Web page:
MINNEAPOLIS, MN (BRAIN)—Successful retail models come in many different forms in the competitive Minneapolis-St. Paul market as evidenced by the five shops visited on the last day of BRAIN’s Twin Cities Dealer Tour yesterday.
“The Twin Cities is respected as being in the top 10 retail areas in the country,” said Penn Cycle owner Pat Sorensen, whose father started the first of seven stores in the Minneapolis area in 1957.
From Penn Cycle’s family-oriented stores to Flanders Brothers’ high-end road shop to Freewheel’s commuter station, retailers in Minneapolis have carved out specific niches to distinguish themselves and cater to the city’s large and diverse group of cyclists.
Flanders Brothers, started by local road racing heroes Jim and Scott Flanders in 1973, is primarily a road racing shop. “Whatever the brothers are riding, people ride,” said store manager Adrian Contreras. The shop sponsors a racing team and a club, which spreads awareness. “There are a lot of jerseys out there. People see our name a lot,” he said.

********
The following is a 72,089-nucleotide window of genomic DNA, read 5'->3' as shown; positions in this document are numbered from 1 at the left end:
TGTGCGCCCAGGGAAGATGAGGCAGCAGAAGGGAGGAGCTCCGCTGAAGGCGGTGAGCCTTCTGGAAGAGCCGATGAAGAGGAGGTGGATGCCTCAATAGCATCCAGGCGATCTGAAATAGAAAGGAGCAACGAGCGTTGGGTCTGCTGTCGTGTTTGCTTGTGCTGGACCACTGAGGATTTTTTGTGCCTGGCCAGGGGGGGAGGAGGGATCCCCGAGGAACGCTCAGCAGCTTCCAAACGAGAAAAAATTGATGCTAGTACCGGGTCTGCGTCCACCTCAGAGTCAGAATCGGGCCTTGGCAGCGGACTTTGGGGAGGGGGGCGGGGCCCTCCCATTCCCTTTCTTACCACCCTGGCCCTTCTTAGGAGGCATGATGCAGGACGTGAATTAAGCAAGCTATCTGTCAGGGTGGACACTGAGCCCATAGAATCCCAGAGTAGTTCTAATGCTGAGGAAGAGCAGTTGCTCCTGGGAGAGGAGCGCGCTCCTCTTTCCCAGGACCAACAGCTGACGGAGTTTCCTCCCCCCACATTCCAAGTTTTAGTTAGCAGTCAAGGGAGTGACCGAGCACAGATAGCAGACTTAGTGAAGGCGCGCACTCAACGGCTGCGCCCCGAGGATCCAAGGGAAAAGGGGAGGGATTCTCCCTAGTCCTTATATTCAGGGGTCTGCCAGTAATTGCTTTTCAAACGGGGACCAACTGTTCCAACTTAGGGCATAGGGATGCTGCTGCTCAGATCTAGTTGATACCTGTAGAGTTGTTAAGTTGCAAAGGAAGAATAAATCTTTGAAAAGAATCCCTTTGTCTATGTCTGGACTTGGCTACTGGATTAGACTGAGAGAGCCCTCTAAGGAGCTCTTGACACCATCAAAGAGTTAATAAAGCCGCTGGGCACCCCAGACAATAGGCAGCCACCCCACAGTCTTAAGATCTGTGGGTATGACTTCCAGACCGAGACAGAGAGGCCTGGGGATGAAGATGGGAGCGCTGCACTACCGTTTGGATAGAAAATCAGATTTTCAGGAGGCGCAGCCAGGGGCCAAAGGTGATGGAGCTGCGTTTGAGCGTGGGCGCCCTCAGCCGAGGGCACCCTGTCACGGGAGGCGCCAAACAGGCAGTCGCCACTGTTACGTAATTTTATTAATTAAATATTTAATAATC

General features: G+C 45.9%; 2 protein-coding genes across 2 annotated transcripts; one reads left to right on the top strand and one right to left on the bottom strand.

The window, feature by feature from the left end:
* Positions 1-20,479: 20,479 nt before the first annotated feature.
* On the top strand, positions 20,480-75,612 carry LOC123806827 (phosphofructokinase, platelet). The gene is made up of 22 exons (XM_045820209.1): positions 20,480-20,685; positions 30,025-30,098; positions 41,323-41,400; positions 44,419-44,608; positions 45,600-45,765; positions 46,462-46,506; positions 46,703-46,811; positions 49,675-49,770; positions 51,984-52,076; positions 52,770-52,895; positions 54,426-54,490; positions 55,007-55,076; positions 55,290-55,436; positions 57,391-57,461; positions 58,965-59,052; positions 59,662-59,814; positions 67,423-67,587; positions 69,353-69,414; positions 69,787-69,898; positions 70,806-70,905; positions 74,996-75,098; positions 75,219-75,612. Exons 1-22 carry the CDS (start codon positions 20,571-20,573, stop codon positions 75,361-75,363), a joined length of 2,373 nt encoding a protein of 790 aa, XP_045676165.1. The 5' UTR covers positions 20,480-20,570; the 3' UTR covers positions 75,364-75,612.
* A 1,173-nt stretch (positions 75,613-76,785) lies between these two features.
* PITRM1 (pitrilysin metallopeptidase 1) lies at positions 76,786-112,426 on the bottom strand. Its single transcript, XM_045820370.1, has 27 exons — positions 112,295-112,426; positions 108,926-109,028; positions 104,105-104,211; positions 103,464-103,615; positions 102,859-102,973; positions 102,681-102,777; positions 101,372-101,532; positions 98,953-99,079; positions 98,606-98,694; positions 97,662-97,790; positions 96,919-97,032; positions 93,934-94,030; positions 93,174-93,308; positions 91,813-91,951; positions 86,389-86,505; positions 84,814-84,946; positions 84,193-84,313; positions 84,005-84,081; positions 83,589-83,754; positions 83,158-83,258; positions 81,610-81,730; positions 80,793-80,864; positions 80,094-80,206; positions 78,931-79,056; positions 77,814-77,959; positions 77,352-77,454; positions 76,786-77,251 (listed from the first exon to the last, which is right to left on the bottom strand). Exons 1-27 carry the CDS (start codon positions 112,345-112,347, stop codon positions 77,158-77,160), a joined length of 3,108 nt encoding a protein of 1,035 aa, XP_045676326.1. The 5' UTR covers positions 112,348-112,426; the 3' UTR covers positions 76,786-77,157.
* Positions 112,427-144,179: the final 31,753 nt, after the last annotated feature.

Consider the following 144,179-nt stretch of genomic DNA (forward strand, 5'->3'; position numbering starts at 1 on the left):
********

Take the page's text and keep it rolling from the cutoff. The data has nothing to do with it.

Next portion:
Freewheel, which a year ago opened its second location on the Midtown Greenway, caters to commuters with a 24-hour bike lockers, showers and amenities. “Our shop has always been core to the commuter,” said owner Kevin Ishaug. He added that many store owners would be envious of his new store model, which focuses on high margin parts and accessories for cyclists coming in off the bike path. “Bike sales aren’t our goal. You rode in on a bike, so you already have a bike,” he said.
The Hub Bike Co-op, an eclectic urban shop, channels the bike messenger culture and offers a do-it-yourself wrench area. “We try to differentiate ourselves as much as possible,” said Christopher Cross, one of nine worker-owners of The Hub Bike Co-op.
Downtown store One on One Bicycle Studio exudes bike culture through art openings, events and a mix of eclectic bikes. A coffee shop in the front of the store accounts for about a third of its business. “We didn’t want to be a traditional bike shop,” said owner Gene Oberpriller.
Oberpriller, a former employee of Quality Bicycle Products who employs many former Quality employees, said despite a really competitive market the feeling is one of working toward the same goals. “One of the great things is everyone is really civil. We know we’re in this together,” Oberpriller said.
Cross agreed that despite an incredible saturation of bike shops in the area, the retail environment is cooperative. “Because the cycling community is really tight-knit—we’ve all worked together somewhere—there isn’t a great deal of vicious competition,” Cross said.